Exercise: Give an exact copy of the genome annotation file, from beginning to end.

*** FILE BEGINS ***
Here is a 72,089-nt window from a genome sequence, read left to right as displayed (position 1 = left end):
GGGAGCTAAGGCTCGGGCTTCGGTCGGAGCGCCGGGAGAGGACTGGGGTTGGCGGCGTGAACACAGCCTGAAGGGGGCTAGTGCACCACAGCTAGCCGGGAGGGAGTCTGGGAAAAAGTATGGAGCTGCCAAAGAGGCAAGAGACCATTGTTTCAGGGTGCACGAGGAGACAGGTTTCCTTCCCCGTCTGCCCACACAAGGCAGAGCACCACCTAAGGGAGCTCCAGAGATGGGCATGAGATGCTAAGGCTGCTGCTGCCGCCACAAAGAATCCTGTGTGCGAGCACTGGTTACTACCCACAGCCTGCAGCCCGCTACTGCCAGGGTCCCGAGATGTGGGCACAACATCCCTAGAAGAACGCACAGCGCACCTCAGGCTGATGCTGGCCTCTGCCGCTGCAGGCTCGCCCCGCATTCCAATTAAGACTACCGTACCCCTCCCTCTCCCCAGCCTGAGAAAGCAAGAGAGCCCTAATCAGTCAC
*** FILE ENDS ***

Here is a 72,089-nt window from a genome sequence, read left to right as displayed (position 1 = left end):
GGGAGCTAAGGCTCGGGCTTCGGTCGGAGCGCCGGGAGAGGACTGGGGTTGGCGGCGTGAACACAGCCTGAAGGGGGCTAGTGCACCACAGCTAGCCGGGAGGGAGTCTGGGAAAAAGTATGGAGCTGCCAAAGAGGCAAGAGACCATTGTTTCAGGGTGCACGAGGAGACAGGTTTCCTTCCCCGTCTGCCCACACAAGGCAGAGCACCACCTAAGGGAGCTCCAGAGATGGGCATGAGATGCTAAGGCTGCTGCTGCCGCCACAAAGAATCCTGTGTGCGAGCACTGGTTACTACCCACAGCCTGCAGCCCGCTACTGCCAGGGTCCCGAGATGTGGGCACAACATCCCTAGAAGAACGCACAGCGCACCTCAGGCTGATGCTGGCCTCTGCCGCTGCAGGCTCGCCCCGCATTCCAATTAAGACTACCGTACCCCTCCCTCTCCCCAGCCTGAGAAAGCAAGAGAGCCCTAATCAGTCAC